Walking up the boardwalk at Tiritiri Matangi and being surrounded by birdsong was a magical experience for us .As were visits to a few of our other sanctuaries where we have been privileged to see and hear some of our wildlife at first hand. Reading Paradise Saved beforehand would have added to our enjoyment by giving us the back story of how each of these sanctuaries came into being.
Paradise Saved tells the remarkable and inspiring story of New Zealand’s Wildlife sanctuaries and how they are stemming the tide of extinction.
Huge efforts have been made by the scientists who pioneered techniques to help clear offshore islands of pests, so providing safe havens for our dwindling wildlife population. These techniques are now also being applied to the mainland-and sanctuaries have appeared all over New Zealand
For New Zealanders who love to explore their own backyard it tells where these sanctuaries are located, and if and when you are able to visit them. The lovely photographs of the wildlife, the landscapes they inhabit and the rangers and volunteers who are helping to care for them will whet your appetite,
The battle to Save Paradise is unfortunately far from over.
“Where there is no pest management in the forests and parks we are still losing species at an ever alarming rate. Helping out at sanctuaries and helping to stop the tide of extinction is the way to protect our native species and reintroducing them to those areas where they have once been extinct.”
Thousands of volunteers have already answered the call and are helping out to support and run them.
Paradise Saved includes information at which sanctuaries you are welcome to help out and who to contact. After reading about the great work that is being done you may well l be inspired, as we are, to become volunteers.
Title: Paradise Saved
Authors: Dave Butler, Tony Lindsay, Janet Hunt
Publisher: Random House
Pete the Bushman: Hunting Tales and Back-country lessons from a Wild West Coaster
Pete (of possum pie fame ) is a free spirit who left his first wife and children to follow his dreams and become a full time hunter, part time traveller and good time guy,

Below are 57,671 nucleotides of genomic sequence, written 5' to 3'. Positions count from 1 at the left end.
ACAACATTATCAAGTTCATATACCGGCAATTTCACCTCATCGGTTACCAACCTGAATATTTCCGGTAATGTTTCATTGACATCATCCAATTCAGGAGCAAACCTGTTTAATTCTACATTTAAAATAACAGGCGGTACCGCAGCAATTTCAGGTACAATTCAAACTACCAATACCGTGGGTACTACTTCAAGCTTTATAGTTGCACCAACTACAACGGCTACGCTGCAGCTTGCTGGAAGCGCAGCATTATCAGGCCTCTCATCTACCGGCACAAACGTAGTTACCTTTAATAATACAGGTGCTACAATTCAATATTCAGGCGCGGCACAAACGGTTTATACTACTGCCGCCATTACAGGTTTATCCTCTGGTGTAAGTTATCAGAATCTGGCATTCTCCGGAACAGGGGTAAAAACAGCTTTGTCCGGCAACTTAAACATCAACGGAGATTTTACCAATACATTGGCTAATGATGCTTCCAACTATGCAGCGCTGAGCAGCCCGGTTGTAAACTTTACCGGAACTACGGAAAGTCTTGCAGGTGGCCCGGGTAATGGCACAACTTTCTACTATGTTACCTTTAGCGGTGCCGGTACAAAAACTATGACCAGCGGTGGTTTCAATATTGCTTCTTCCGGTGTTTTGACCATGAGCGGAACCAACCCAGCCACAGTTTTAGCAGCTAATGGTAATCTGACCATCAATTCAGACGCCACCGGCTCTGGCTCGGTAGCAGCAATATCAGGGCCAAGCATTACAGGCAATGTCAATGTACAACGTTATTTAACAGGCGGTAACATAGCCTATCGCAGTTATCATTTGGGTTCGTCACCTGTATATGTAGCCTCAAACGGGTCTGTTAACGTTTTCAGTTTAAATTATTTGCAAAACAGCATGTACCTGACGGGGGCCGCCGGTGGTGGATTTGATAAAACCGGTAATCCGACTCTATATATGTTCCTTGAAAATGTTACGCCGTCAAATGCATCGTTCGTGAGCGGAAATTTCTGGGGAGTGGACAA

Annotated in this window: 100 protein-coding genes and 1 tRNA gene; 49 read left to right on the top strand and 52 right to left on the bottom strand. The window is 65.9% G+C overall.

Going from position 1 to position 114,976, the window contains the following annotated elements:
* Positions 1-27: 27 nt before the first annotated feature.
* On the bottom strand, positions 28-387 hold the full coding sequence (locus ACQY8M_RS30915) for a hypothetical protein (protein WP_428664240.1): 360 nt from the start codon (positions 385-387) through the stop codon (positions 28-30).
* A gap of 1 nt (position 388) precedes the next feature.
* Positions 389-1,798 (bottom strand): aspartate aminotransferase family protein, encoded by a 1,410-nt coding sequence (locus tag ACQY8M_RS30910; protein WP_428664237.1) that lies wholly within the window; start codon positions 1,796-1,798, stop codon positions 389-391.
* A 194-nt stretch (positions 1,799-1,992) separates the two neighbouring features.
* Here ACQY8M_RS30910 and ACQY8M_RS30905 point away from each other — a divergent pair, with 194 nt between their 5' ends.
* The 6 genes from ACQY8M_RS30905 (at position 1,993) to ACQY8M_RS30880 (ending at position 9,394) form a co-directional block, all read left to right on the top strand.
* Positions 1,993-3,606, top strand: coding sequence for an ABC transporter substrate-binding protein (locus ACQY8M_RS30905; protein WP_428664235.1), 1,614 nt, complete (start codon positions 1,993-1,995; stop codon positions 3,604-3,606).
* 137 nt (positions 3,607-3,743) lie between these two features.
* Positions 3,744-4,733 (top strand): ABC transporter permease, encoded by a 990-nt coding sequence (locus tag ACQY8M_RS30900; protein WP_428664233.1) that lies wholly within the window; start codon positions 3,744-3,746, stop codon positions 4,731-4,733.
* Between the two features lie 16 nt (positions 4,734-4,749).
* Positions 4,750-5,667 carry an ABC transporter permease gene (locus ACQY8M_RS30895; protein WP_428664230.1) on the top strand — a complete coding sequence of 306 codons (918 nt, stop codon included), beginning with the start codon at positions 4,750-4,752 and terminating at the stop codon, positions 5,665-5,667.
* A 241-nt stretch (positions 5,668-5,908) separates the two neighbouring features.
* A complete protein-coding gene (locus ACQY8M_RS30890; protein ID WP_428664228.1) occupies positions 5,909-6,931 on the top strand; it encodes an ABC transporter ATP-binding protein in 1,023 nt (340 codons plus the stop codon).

He went through the school of hard knocks in his encounters with “weather and women, mountains, helicopters, running businesses and bumping heads with bureaucrats over possums and the politics of poison.” These days he lives in an isolated town on our rugged West Coast and has shared his life story.
There were some hilarious times, such as the mountain top wedding to his latest love Justine. She was fetchingly attired in a wedding dress made from bleached white possum skins. The men in the wedding party toted guns (not because it was a shotgun wedding) but because when hunters are on a mountain with a helicopter not having a gun is like being naked.
There are also some captivating passages when he waxes lyrical to describe the beauty of his natural environment.
But I can’t imagine taking Pete the Bushman to my book club. They would be as squeamish as I was when reading his description of hunting deer and reducing such beautiful and graceful animals into piles of flesh.
And their feminist heckles would rise at his description of returning from Tasmania in the early 1980’s with ‘a little souvenir’ in the shape of Annie, the new woman in his life.
Still there will be plenty of outdoorsy blokes who could find his hunting yearns and back country lessons entertaining.
Title: Pete the Bushman
Author: Peter Salter with Nigel Zega
Publisher: Random House
Te Araroa: The Official Guide to New Zealand’s Long Trail
We love a good walk but completing Te Araroa, New Zealand’s longest trail (3000km stretching from Reinga to Bluff) would be going too far. As well as its length the ten percent of the track which is for experienced trampers with advanced high country tramping skills would be well beyond our fitness level.
Fortunately Te Araroa has been divided into 113 parts from day walks to long tramps. Many are walkable by moderately fit trampers and walkers with basic skills. Hiking along some of these would be a wonderful way to experience the great diversity of New Zealand’s wilderness and the beauty of its coastline, forests, mountains, lakes and valleys.
A useful part of this book is the clear descriptions of the condition of each track, its length and what kind of landscape you will see. The 3D maps by Geographx and the many photographs are a preview of the magnificent scenery you will encounter along the way. And the accompanying stories about the cultural as well as the physical landscape give a glimpse into New Zealand’s history.
Te Araroa would be an indispensable guide for those who plan to walk all of it in one go or over the years. It would also be useful for those who simply want to walk smaller sections of it. I also like the fact that all the royalties from this book will go to the Te Araroa Trust to extend and maintain the track.
Title: Te Araroa
Author: Geoff Chapple
Publisher: Random House